So, another rhythm-based exercise game makes an appearance on the Wii. Its always hard to judge these kinds of titles because, usually, they’re just a bunch of mini-games designed for fitness purposes. ExerBeat hopes to add some longevity and fun to the genre, which is already full of forgettable exercise sims that frustrate more than improve fitness. Hopefully ExerBeat will add something new and actually help in maintaining a person’s health whilst at the same time still be a fun game to play.
ExerBeat is a rhythm-based fitness game aimed at people of all ages who have the intention to stay in good health. With 155 exercises and various menu options, ExerBeat has the ability to take up much of your day, if you put the time into it. With so many options available, friends and family members can find something they like with 155 exercises covering 8 categories of popular exercise routines including Hip Hop, Latin Dance, Aerobics, Boxercising, Karate, Karate Forms, Yoga/Pilates and Stretching. As you progress through ExerBeat, you end up unlocking further exercises/workouts to get to grips with. There are also some Party Fitness exercises such as Dance Fever and Wall Smasher, which helps add some longevity to ExerBeat. The boxing and karate can become quite involving and you do feel yourself becoming more confident.
The workouts are easy and very accessible. You can follow each exercise by watching the fairly straightforward instructions as the instructor moves their body and Wii Remote to the beat. The amount of calories burned as well as METs (intensity of the workout) is displayed for each exercise which encourages you to try harder because the results of the workout are right in front of you. You can create a personal workout program by identifying areas you want to improve upon and, obviously, you can set the length and goals of your workouts. The instructors give somehelpful insight to ensure you are gaining the most from your exercises, but while they sound knowledgable and are good at offering you advice, they’re not very good at encouraging you to push harder, and becuase of this, ExerBeat just lacked a personal touch in this regard.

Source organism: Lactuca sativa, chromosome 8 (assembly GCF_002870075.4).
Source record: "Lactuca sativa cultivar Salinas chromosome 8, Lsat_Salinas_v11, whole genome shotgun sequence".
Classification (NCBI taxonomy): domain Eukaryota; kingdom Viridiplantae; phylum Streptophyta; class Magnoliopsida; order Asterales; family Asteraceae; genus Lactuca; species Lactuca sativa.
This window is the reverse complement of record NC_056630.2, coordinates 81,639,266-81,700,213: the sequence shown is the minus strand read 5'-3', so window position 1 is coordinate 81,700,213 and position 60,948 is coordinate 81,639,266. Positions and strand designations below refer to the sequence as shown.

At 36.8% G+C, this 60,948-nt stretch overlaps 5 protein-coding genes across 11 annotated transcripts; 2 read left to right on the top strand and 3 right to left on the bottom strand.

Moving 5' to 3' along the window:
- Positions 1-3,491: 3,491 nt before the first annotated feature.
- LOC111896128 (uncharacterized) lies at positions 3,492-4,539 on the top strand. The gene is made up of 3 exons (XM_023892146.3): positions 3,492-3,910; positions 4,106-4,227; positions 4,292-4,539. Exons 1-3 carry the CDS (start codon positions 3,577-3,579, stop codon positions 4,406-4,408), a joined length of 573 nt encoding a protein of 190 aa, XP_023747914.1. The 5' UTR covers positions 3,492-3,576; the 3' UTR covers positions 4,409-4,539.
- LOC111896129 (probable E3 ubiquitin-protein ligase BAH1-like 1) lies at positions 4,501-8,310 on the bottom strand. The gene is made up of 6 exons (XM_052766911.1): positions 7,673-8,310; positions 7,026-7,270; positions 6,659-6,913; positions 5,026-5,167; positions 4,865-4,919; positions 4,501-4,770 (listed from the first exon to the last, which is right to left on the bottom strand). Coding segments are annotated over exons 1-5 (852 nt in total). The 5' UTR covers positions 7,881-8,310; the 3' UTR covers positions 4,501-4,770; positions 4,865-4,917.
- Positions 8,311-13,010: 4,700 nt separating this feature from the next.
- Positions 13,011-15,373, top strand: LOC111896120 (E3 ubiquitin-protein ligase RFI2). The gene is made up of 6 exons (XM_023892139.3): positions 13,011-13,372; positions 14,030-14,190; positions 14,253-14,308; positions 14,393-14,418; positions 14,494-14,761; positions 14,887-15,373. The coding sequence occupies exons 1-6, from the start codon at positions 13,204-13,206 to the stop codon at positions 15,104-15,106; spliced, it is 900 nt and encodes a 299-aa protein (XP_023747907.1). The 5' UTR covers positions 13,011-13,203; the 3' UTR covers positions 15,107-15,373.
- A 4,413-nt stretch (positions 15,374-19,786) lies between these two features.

As mentioned previously, you can play party games with family and friends. The games on offer are reasonable and are quite enjoyable to play. Additionally there’s the race to complete Around the World mode, where your Mii travels around the globe based on your workout progress. There’s also a graph and calendar which is able to keep track of your family’s progress. All these functions make Exerbeat quite an interesting title as it’s not just a series of unrelated exercise games.
For Exerbeat to work, your movements need to be consistently recognised, otherwise, what’s the point of playing if your exercises are not registering. In ExerBeat the movements that work the best are the punching towards screen elements. The slower movements tend to be more hit than miss, but you’ll find the circle motions the most frustrating because they hardly register, something which is even more annoying for a beginner. ExerBeat does something quite unique to the genre in that many of the exercises are not available at the start; you have to burn enough calories to unlock additional exercises. Burnt calories allow you to travel the world via the Around the World mode, arriving in new cities opens up new exercises for you to try.
Graphically, ExerBeat won’t win anything for innovation or quality. The instructors models are pretty average, utilising a very limited selection of colours whilst the majority of backgrounds are quite bland. The instructors’ movements are easy to understand but look blocky on screen. With an exercise game the music is an important element, but in ExerBeat it seems to a lack a certain well… beat to it. ExerBeat was just as enjoyable with the music turned down, but the music won’t grate the ears if you decide to listen to it. In the party games the music is a little bit more upbeat.
Is Exerbeat an alternative to going to the gym or a general fitness work? You would have to argue yes if you are willing to take it seriously. Sure there will be plenty of people who can successfully play ExerBeat lying on a couch but that isn’t the point. If you enjoy keeping fit and don’t fancy venturing out of the house, then ExerBeat is a worthy addition to your Wii. Just remember to warm up sufficiently because it can be mildly embarrassing pulling a muscle playing a fitness game!
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